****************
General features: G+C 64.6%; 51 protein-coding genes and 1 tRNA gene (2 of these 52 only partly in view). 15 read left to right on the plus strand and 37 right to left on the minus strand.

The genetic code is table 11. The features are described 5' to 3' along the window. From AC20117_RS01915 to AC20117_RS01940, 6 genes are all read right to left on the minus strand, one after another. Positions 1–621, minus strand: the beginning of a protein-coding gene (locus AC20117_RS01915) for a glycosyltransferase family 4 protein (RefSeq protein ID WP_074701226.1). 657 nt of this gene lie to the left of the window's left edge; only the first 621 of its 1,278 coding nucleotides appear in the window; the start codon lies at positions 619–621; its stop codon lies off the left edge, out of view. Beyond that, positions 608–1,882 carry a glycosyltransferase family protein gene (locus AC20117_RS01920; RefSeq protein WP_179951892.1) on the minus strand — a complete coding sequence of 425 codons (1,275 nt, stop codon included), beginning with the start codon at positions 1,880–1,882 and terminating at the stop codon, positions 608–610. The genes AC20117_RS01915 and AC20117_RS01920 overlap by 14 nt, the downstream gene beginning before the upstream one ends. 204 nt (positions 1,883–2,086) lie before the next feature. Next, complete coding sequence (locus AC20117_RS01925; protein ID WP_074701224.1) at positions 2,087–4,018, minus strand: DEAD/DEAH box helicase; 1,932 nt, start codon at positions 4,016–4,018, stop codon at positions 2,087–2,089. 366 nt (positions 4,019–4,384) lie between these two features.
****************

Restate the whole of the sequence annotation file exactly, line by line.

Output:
General features: G+C 64.6%; 51 protein-coding genes and 1 tRNA gene (2 of these 52 only partly in view). 15 read left to right on the plus strand and 37 right to left on the minus strand.

The genetic code is table 11. The features are described 5' to 3' along the window. From AC20117_RS01915 to AC20117_RS01940, 6 genes are all read right to left on the minus strand, one after another. Positions 1–621, minus strand: the beginning of a protein-coding gene (locus AC20117_RS01915) for a glycosyltransferase family 4 protein (RefSeq protein ID WP_074701226.1). 657 nt of this gene lie to the left of the window's left edge; only the first 621 of its 1,278 coding nucleotides appear in the window; the start codon lies at positions 619–621; its stop codon lies off the left edge, out of view. Beyond that, positions 608–1,882 carry a glycosyltransferase family protein gene (locus AC20117_RS01920; RefSeq protein WP_179951892.1) on the minus strand — a complete coding sequence of 425 codons (1,275 nt, stop codon included), beginning with the start codon at positions 1,880–1,882 and terminating at the stop codon, positions 608–610. The genes AC20117_RS01915 and AC20117_RS01920 overlap by 14 nt, the downstream gene beginning before the upstream one ends. 204 nt (positions 1,883–2,086) lie before the next feature. Next, complete coding sequence (locus AC20117_RS01925; protein ID WP_074701224.1) at positions 2,087–4,018, minus strand: DEAD/DEAH box helicase; 1,932 nt, start codon at positions 4,016–4,018, stop codon at positions 2,087–2,089. 366 nt (positions 4,019–4,384) lie between these two features.